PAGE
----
16th Reconnaissance Squadron

The 16th Reconnaissance Squadron, which served during the years between the World Wars as an observation squadron, with its flights located with various Army schools. During World War II, the squadron served in the Mediterranean, where it was awarded a Distinguished Unit Citation for its performance from October 1943 to January 1944.

The 16th Photographic Reconnaissance Squadron, which served as a long range photographic unit during the early years of the Cold War.

Read more about 16th Reconnaissance SquadronMission, History, Lineage, References

Other articles related to "reconnaissance, reconnaissance squadron, squadron":

Flettner Fl 282 - Variants
... Fl 282A-1 Single-seat naval reconnaissance type, for operation from cruisers and other warships ... Fl 282A-2 Single-seat reconnaissance type for submarines equipped with special deck hangar, project only ... Fl 282B-1/B-2 Two-seat land reconnaissance-liaison helicopter ...
214th Reconnaissance Squadron
... The 214th Reconnaissance Squadron (214 RS) is a unit of the Arizona Air National Guard 214th Reconnaissance Group located at Davis-Monthan Air Force Base, Tuscon, Arizona ...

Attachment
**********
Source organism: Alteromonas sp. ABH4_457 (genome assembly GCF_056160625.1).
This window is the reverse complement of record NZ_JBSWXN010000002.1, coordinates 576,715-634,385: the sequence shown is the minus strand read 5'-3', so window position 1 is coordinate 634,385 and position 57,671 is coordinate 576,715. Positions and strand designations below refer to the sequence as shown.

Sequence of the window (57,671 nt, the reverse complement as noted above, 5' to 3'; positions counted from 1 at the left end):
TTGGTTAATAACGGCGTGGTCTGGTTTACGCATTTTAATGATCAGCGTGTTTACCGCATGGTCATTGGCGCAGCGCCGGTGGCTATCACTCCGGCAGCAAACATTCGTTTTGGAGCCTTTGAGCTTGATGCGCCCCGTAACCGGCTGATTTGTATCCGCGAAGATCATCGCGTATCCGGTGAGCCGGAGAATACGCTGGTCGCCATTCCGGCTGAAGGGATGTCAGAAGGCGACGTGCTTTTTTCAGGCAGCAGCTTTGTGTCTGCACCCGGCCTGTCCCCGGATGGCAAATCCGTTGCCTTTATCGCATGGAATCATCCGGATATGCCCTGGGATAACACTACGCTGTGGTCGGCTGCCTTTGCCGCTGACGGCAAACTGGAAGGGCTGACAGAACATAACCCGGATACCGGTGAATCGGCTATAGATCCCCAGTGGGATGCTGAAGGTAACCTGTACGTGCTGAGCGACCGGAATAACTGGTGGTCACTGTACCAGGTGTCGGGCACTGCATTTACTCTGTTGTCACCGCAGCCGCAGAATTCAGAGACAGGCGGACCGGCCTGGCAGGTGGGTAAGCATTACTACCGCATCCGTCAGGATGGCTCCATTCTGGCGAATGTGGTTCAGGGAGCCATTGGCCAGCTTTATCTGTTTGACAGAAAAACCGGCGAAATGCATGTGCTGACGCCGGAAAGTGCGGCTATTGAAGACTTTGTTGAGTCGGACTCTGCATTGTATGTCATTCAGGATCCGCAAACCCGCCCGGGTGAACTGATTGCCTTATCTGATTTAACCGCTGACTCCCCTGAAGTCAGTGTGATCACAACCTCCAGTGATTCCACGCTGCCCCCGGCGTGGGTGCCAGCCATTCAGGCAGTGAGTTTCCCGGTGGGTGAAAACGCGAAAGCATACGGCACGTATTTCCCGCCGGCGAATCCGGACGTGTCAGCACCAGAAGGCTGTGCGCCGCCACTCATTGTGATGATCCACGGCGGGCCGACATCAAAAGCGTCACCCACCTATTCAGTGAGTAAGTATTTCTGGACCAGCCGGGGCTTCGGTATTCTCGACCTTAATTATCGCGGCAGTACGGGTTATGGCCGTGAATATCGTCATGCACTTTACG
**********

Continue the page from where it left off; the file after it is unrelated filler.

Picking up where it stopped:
17th Reconnaissance Squadron - History
... Established as a photo-reconnaissance squadron in mid-1942, trained under Second Air Force in Colorado, equipped with very-long range F-5 (P-38 Lightning) reconnaissance aircraft Deployed to the South ... Flew hazardous unarmed reconnaissance missions over enemy-held territory in Guadalcanal New Guinea Northern Solomon Islands Bismarck Archipelago Western Pacific Leyte Luzon Southern ... Reactivated at Shaw AFB, South Carolina in 1951 as a photo-reconnaissance training squadron ...

Famous quotes containing the word squadron:

    Well gentlemen, this is it. This is what we’ve been waiting for. Tonight your target is Tokyo. And you’re gonna play ‘em the Star Spangled Banner with two-ton bombs. All you’ve got to do is to remember what you’ve learned and follow your squadron leaders. They’ll get you in, and they’ll get you out. Any questions? All right that’s all. Good luck to you. Give ‘em hell.
    Dudley Nichols (1895–1960)